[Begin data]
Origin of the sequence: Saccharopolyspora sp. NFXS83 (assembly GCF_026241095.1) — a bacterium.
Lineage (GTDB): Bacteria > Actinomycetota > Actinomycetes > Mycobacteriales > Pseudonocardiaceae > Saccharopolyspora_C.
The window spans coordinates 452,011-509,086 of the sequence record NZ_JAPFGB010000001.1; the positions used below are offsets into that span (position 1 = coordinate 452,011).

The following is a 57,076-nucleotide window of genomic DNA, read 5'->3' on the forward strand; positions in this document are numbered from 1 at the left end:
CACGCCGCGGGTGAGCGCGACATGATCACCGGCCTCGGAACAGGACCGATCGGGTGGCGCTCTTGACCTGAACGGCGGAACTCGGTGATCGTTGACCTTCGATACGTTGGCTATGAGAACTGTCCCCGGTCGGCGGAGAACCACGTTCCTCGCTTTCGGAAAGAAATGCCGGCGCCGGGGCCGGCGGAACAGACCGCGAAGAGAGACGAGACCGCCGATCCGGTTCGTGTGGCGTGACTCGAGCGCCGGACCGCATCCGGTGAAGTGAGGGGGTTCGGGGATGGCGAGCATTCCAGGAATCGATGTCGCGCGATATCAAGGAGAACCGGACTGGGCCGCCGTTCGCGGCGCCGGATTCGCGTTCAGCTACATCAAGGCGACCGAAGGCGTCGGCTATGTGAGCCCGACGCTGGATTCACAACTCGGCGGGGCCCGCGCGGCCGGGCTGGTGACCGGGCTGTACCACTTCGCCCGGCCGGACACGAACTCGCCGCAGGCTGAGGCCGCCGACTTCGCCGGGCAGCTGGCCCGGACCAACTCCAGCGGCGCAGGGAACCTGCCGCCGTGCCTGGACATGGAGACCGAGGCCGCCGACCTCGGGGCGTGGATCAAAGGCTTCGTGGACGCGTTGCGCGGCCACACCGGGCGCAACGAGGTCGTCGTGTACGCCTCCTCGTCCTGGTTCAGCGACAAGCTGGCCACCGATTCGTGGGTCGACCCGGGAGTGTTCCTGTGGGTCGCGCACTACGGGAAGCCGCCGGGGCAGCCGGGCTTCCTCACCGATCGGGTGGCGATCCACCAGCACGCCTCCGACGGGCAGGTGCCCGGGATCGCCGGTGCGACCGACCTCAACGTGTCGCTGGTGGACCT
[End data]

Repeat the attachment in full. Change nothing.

Origin of the sequence: Saccharopolyspora sp. NFXS83 (assembly GCF_026241095.1) — a bacterium.
Lineage (GTDB): Bacteria > Actinomycetota > Actinomycetes > Mycobacteriales > Pseudonocardiaceae > Saccharopolyspora_C.
The window spans coordinates 452,011-509,086 of the sequence record NZ_JAPFGB010000001.1; the positions used below are offsets into that span (position 1 = coordinate 452,011).

The following is a 57,076-nucleotide window of genomic DNA, read 5'->3' on the forward strand; positions in this document are numbered from 1 at the left end:
CACGCCGCGGGTGAGCGCGACATGATCACCGGCCTCGGAACAGGACCGATCGGGTGGCGCTCTTGACCTGAACGGCGGAACTCGGTGATCGTTGACCTTCGATACGTTGGCTATGAGAACTGTCCCCGGTCGGCGGAGAACCACGTTCCTCGCTTTCGGAAAGAAATGCCGGCGCCGGGGCCGGCGGAACAGACCGCGAAGAGAGACGAGACCGCCGATCCGGTTCGTGTGGCGTGACTCGAGCGCCGGACCGCATCCGGTGAAGTGAGGGGGTTCGGGGATGGCGAGCATTCCAGGAATCGATGTCGCGCGATATCAAGGAGAACCGGACTGGGCCGCCGTTCGCGGCGCCGGATTCGCGTTCAGCTACATCAAGGCGACCGAAGGCGTCGGCTATGTGAGCCCGACGCTGGATTCACAACTCGGCGGGGCCCGCGCGGCCGGGCTGGTGACCGGGCTGTACCACTTCGCCCGGCCGGACACGAACTCGCCGCAGGCTGAGGCCGCCGACTTCGCCGGGCAGCTGGCCCGGACCAACTCCAGCGGCGCAGGGAACCTGCCGCCGTGCCTGGACATGGAGACCGAGGCCGCCGACCTCGGGGCGTGGATCAAAGGCTTCGTGGACGCGTTGCGCGGCCACACCGGGCGCAACGAGGTCGTCGTGTACGCCTCCTCGTCCTGGTTCAGCGACAAGCTGGCCACCGATTCGTGGGTCGACCCGGGAGTGTTCCTGTGGGTCGCGCACTACGGGAAGCCGCCGGGGCAGCCGGGCTTCCTCACCGATCGGGTGGCGATCCACCAGCACGCCTCCGACGGGCAGGTGCCCGGGATCGCCGGTGCGACCGACCTCAACGTGTCGCTGGTGGACCT